Don’t let it Linger. How Long a Cat’s UTI can Last Before Turning Dangerous

What is a UTI in Cats?

A urinary tract infection (UTI) in cats is a bacterial infection of any part of the urinary system, including the kidneys, ureters, bladder or urethra. UTIs are relatively common in cats, especially females.

Common symptoms of a feline UTI include:
– Frequent urination
– Straining to urinate
– Crying out during urination

– Bloody or cloudy urine
– Urinating outside the litter box

UTIs in cats are usually caused by bacteria like E. coli or Staphylococcus entering the urinary tract and multiplying. Some underlying factors that can increase the risk of UTIs in cats include:
– Blockages like bladder stones or tumors

– Anatomical defects
– Bladder inflammation
– A compromised immune system
– Stress

When to See the Vet

If your cat is exhibiting mild symptoms of a UTI like increased frequency of urination, straining to urinate, or crying out when urinating, it’s recommended to monitor the symptoms for 24-48 hours. However, if the symptoms persist or worsen within that timeframe, it’s important to schedule a veterinary appointment.

For more severe UTI symptoms like blood in the urine, inability to urinate, or fever, you should contact your vet immediately for an urgent appointment. Severe symptoms can indicate the infection has progressed or spread to the kidneys, requiring swift veterinary attention and treatment.

If your cat has had recurrent UTIs in the past, you may want to schedule an appointment sooner, even for mild symptoms. Recurring infections could mean an underlying condition is making your cat prone to UTIs.

Overall, mild UTI symptoms present for more than a day or two warrant a trip to the vet for diagnosis and treatment. Severe symptoms, inability to urinate, or recurring infections require urgent veterinary care to prevent complications. Trust your instincts if your cat seems ill, and don’t delay seeking veterinary advice.

Diagnosing a UTI

If a cat is suspected of having a UTI, the veterinarian will perform a thorough physical exam and take the cat’s medical history. They will palpate the abdomen to check for bladder distention or enlargement. The veterinarian will also look for signs of pain when palpating the bladder.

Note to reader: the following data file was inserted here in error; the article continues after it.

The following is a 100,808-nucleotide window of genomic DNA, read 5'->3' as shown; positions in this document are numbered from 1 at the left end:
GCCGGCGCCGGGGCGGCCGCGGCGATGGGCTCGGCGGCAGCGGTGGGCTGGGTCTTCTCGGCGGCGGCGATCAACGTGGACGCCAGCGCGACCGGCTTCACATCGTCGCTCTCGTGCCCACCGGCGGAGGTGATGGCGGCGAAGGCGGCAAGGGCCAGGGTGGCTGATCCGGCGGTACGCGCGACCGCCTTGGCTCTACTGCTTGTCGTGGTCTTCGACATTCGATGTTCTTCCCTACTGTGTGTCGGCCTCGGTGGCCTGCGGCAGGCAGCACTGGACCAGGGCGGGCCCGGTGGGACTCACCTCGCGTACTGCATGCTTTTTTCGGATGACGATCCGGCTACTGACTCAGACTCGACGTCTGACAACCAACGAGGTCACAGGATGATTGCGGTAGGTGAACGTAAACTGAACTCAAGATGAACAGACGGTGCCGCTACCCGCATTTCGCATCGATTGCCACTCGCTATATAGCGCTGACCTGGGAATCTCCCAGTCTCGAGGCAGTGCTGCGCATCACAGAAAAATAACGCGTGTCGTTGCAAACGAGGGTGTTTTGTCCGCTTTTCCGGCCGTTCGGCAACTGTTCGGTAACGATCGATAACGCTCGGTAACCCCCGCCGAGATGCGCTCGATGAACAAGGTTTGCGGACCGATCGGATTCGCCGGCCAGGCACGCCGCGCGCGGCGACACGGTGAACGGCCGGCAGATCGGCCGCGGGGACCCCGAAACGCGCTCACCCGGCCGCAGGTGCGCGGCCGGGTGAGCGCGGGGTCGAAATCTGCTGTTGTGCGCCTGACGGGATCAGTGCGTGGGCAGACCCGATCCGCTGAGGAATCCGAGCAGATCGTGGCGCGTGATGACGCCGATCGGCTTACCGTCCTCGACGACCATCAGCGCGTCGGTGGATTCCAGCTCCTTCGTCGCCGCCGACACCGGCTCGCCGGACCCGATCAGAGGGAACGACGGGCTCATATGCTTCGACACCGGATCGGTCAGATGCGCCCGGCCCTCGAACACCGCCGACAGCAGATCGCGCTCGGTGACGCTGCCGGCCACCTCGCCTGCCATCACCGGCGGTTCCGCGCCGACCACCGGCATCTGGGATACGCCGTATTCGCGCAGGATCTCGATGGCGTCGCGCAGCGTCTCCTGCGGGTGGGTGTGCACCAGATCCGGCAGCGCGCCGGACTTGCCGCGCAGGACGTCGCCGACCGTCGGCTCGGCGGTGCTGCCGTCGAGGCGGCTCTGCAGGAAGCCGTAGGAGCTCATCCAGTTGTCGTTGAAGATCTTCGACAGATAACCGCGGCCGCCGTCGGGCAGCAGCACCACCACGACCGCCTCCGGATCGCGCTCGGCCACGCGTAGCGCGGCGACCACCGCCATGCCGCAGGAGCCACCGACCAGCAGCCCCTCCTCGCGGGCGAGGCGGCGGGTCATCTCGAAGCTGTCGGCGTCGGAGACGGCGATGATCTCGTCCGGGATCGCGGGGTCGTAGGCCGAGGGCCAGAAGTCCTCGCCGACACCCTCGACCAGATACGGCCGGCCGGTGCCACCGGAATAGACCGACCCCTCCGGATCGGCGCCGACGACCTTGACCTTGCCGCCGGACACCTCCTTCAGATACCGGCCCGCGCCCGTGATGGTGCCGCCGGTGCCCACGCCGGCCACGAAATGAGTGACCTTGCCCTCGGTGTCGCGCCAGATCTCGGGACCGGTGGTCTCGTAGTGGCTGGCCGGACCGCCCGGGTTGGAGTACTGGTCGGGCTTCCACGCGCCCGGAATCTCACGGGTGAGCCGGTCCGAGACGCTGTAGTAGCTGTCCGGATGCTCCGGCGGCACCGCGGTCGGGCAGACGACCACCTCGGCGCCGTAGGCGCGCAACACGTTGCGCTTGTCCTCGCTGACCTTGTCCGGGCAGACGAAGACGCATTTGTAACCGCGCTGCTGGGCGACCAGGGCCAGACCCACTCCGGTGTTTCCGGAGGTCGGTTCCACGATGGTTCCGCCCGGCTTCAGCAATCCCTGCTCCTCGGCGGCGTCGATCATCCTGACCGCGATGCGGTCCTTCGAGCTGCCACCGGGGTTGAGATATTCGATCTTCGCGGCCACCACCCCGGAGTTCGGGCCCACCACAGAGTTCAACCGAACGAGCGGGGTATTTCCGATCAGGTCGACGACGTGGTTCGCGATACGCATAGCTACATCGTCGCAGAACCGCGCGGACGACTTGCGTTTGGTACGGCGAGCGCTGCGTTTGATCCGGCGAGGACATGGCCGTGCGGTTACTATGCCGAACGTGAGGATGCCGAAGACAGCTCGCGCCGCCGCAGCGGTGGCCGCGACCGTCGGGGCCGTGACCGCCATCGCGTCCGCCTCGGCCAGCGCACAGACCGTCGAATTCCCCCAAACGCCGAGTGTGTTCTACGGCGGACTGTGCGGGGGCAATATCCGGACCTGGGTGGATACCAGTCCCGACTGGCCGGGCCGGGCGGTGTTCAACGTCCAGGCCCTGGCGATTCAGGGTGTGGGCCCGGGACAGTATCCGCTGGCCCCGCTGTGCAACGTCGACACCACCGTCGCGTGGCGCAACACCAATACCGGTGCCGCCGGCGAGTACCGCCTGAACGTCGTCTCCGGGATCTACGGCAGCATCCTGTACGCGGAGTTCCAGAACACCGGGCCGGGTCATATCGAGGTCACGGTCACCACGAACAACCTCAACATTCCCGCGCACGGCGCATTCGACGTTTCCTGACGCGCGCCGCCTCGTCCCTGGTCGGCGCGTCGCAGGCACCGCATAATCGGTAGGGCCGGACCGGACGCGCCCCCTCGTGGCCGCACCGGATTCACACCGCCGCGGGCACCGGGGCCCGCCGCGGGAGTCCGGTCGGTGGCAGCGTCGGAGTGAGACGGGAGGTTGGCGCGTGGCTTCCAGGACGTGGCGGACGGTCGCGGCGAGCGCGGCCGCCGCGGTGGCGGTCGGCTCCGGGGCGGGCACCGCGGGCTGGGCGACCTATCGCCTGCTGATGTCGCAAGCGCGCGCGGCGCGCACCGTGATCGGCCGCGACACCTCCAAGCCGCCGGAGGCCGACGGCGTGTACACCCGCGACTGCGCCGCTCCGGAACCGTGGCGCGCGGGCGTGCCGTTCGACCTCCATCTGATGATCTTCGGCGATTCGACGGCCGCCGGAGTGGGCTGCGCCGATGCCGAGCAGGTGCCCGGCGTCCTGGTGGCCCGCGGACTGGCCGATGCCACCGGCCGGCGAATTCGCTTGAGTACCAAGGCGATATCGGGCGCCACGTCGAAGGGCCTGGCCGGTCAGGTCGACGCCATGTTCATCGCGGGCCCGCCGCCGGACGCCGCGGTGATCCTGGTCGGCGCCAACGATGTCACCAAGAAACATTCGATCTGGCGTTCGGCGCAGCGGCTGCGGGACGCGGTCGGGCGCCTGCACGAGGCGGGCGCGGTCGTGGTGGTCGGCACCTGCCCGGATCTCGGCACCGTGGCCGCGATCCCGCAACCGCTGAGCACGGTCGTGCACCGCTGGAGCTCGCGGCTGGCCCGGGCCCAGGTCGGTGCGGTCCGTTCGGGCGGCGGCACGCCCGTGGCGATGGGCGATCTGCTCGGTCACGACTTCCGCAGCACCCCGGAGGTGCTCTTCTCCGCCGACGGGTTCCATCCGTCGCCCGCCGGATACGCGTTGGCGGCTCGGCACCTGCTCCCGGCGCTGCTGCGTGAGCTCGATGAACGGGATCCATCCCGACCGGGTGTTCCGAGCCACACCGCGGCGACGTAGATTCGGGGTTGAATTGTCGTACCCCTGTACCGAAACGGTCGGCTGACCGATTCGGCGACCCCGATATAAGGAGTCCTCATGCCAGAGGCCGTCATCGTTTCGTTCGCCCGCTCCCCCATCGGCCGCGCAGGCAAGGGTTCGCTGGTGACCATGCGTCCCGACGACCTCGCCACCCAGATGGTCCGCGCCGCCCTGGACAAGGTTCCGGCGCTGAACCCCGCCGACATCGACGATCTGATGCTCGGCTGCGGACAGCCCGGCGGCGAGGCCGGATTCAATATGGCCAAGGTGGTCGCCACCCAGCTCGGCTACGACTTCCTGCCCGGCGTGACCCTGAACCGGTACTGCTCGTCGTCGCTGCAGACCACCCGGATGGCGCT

The main diagnostic tests for a feline UTI are a urinalysis and urine culture. For a urinalysis, the vet will collect a urine sample, either by cystocentesis (inserting a needle directly into the bladder) or free catch. The urine sample is examined under a microscope to look for increased white blood cells, evidence of infection. Other abnormalities like crystals or stones may also be found. According to VCA Animal Hospitals, the presence of rods, especially rod-shaped bacteria, points to a bacterial UTI (

A urine culture is needed to identify the specific bacteria causing the infection and determine the ideal antibiotic for treatment. The urine sample is allowed to incubate so any bacteria present can multiply. A colony count determines if the infection is significant. A count of over 100,000 CFUs (colony-forming units) per mL indicates a UTI in cats.

Treating a UTI

The most common treatment for a cat UTI is antibiotics. Antibiotics work to kill the bacteria causing the infection and provide relief of symptoms. Common antibiotics used include amoxicillin and cephalosporins like cephalexin (REF1). For severe or recurrent UTIs, stronger antibiotics may be prescribed. It’s important to give the full course as directed, usually 7-14 days.

Pain medications may also be prescribed to provide relief while the infection clears. Drugs like buprenorphine or meloxicam can help with dysuria and discomfort when urinating (REF2). Increased hydration is also important, which can be encouraged by feeding wet food, adding water to dry food, or using flavored drinks.


Complications from Untreated UTI

If a cat’s UTI is left untreated, it can lead to some serious complications. Some of the most common complications include:

Crystals and stones: The inflammation and bacteria from an untreated UTI can cause crystals and stones to form in the bladder or kidneys. According to PetMD, “these crystals irritate the lining of the bladder and urethra, which can lead to dysuria and stranguria.”

Kidney damage: An untreated UTI that travels to the kidneys, called pyelonephritis, can cause kidney infection and damage. As WebMD states, “If left untreated, a UTI can lead to partial or complete blockage of the urethra. This can lead to kidney failure.”

Sepsis: If the kidney infection goes untreated, bacteria and toxins can enter the bloodstream, causing a life-threatening condition called sepsis or septicemia, according to WCRAH. This is a medical emergency requiring immediate veterinary care.

That’s why it’s so important to get prompt veterinary treatment for a cat’s UTI. Leaving it untreated risks serious harm to the cat’s urinary tract, kidneys, and overall health.

When it Becomes Serious

A UTI can become serious if left untreated. Some signs that indicate a cat’s UTI has become serious and requires immediate veterinary attention include:

High fever
– A high fever over 103°F can develop as the infection spreads. This is a sign the UTI has reached the kidneys. According to the AVMA, a kidney infection (pyelonephritis) is a serious complication of untreated UTIs in cats.